WASHINGTON – LAWFUEL – The Law Newswire – Joseph P. Nacchio, 57, the former chief executive officer of Qwest Communications International Inc., was sentenced to 6 years in prison for insider trading, the Justice Department announced today.
Chief U.S. District Judge Edward Nottingham also ordered Nacchio to pay over $52 million in restitution that will be distributed to the victims of his crime. In addition, Chief Judge Nottingham ordered the defendant to pay a $19 million fine and serve two years of supervised release. Nacchio is to report to a facility designated by the US Bureau of Prisons
On April 19, 2007, a federal jury convicted Nacchio of 19 counts of insider trading, covering $52 million in stock sales. The conviction came after 15 days at trial and six days of deliberation.
“Today’s prison sentence of 72 months holds Mr. Nacchio accountable for lining his pockets at the expense of investors,” said Assistant Attorney General Alice S. Fisher. “The Justice Department will continue to pursue corporate fraud cases to ensure the integrity and transparency of our financial marketplace.”
“In an age of cynicism, justice can still prevail and even inspire,” said U.S. Attorney Troy A. Eid of the District of Colorado. “This is one of those moments.”
“The FBI takes its vow to protect the integrity of the stock market and those who invest very seriously,” said FBI Acting Special Agent in Charge Cory Nelson. “We believe the punishment imposed today reflects not only the dedication of the agents and the prosecution team to bring this case to a conclusion.”
Nacchio served as Qwest’s chief executive officer and was a member of the company’s board of directors from about January 1997 through June 2002. According to the indictment, Nacchio sold Qwest stock from January to September 2001 when he knew, but did not disclose publicly, that Qwest was unlikely to continue to meet its publicly announced earnings targets as that year progressed. Federal law prohibits corporate insiders, such as officers or directors, from trading on material information regarding the company’s stock that has not been publicly disclosed. In particular, the indictment states that Nacchio knew that Qwest’s 2001 financial targets were overly aggressive, that Qwest did not have a good track record in growing recurring revenue, that the company’s business units were underperforming, and that there would be insufficient non-recurring revenue sources to close the gap between Qwest’s publicly stated financial targets and its actual performance. It further states that Nacchio was specifically warned about this information.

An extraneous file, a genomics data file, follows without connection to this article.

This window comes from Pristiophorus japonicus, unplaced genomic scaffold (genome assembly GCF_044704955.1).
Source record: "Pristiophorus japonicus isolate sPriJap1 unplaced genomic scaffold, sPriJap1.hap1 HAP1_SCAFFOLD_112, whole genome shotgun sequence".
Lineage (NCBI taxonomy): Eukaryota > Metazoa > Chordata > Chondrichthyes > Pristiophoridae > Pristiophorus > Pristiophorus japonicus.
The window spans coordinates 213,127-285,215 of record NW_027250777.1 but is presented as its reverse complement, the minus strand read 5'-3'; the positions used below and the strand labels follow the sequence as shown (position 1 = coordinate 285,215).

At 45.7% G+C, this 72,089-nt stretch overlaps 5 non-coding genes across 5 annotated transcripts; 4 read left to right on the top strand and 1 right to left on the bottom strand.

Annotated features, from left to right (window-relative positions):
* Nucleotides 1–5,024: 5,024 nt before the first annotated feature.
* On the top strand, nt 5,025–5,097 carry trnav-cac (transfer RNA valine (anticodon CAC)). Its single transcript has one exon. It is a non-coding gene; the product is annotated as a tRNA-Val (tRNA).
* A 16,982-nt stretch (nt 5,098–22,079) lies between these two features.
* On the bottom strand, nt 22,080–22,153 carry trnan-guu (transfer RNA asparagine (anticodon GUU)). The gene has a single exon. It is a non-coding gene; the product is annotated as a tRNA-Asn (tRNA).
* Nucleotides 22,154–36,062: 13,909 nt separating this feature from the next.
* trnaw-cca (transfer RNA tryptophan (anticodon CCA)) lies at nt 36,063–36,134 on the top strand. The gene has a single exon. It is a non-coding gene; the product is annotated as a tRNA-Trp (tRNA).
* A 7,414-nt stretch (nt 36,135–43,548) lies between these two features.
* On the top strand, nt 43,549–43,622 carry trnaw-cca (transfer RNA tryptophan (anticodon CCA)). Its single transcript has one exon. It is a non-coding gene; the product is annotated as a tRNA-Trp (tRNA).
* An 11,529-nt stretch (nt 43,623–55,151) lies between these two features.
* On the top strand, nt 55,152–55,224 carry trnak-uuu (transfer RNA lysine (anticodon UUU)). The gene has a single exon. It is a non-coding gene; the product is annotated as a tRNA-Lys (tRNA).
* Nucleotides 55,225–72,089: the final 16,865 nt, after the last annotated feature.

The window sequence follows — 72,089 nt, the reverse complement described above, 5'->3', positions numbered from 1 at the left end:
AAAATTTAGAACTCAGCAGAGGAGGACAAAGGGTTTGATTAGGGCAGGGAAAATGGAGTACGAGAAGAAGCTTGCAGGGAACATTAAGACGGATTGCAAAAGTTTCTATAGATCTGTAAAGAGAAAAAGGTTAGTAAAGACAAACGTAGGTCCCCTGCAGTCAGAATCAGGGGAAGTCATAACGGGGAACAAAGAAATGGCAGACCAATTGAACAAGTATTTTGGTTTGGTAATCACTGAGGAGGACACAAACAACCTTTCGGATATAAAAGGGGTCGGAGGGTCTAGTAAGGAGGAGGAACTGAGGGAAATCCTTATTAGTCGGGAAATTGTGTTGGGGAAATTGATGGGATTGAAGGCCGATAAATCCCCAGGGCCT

The Nacchio investigation was conducted by the FBI and the U.S. Postal Inspection Service. The case was prosecuted by First Assistant U.S. Attorney Cliff Stricklin and Assistant U.S. Attorneys James Hearty and Kevin Traskos of the District of Colorado, and Senior Litigation Counsel Colleen Conry and Trial Attorney Leo Wise from the Criminal Division’s Fraud Section at the U.S. Department of Justice in Washington, D.C.